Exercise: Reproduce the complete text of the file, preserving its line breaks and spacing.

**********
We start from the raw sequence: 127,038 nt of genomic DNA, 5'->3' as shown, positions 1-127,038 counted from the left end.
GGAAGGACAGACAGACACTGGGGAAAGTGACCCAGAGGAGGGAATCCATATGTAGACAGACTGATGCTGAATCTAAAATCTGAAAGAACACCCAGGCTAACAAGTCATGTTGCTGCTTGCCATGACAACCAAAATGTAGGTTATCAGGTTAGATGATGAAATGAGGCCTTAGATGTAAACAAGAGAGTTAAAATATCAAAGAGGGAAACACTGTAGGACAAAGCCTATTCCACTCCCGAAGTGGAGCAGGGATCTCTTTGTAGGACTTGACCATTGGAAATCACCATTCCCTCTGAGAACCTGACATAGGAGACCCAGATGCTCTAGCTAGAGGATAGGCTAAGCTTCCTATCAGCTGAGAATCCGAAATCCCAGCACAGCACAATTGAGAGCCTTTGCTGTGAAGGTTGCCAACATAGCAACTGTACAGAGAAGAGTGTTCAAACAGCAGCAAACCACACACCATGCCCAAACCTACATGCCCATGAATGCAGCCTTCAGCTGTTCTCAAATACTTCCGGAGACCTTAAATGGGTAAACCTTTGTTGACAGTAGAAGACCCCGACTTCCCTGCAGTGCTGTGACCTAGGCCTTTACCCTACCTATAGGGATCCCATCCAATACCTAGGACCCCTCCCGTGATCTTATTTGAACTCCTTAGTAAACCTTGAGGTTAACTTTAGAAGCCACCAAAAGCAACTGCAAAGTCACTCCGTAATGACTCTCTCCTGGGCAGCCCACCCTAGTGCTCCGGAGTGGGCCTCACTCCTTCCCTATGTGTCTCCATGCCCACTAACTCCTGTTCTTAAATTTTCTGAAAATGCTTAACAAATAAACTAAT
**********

We start from the raw sequence: 127,038 nt of genomic DNA, 5'->3' as shown, positions 1-127,038 counted from the left end.
GGAAGGACAGACAGACACTGGGGAAAGTGACCCAGAGGAGGGAATCCATATGTAGACAGACTGATGCTGAATCTAAAATCTGAAAGAACACCCAGGCTAACAAGTCATGTTGCTGCTTGCCATGACAACCAAAATGTAGGTTATCAGGTTAGATGATGAAATGAGGCCTTAGATGTAAACAAGAGAGTTAAAATATCAAAGAGGGAAACACTGTAGGACAAAGCCTATTCCACTCCCGAAGTGGAGCAGGGATCTCTTTGTAGGACTTGACCATTGGAAATCACCATTCCCTCTGAGAACCTGACATAGGAGACCCAGATGCTCTAGCTAGAGGATAGGCTAAGCTTCCTATCAGCTGAGAATCCGAAATCCCAGCACAGCACAATTGAGAGCCTTTGCTGTGAAGGTTGCCAACATAGCAACTGTACAGAGAAGAGTGTTCAAACAGCAGCAAACCACACACCATGCCCAAACCTACATGCCCATGAATGCAGCCTTCAGCTGTTCTCAAATACTTCCGGAGACCTTAAATGGGTAAACCTTTGTTGACAGTAGAAGACCCCGACTTCCCTGCAGTGCTGTGACCTAGGCCTTTACCCTACCTATAGGGATCCCATCCAATACCTAGGACCCCTCCCGTGATCTTATTTGAACTCCTTAGTAAACCTTGAGGTTAACTTTAGAAGCCACCAAAAGCAACTGCAAAGTCACTCCGTAATGACTCTCTCCTGGGCAGCCCACCCTAGTGCTCCGGAGTGGGCCTCACTCCTTCCCTATGTGTCTCCATGCCCACTAACTCCTGTTCTTAAATTTTCTGAAAATGCTTAACAAATAAACTAAT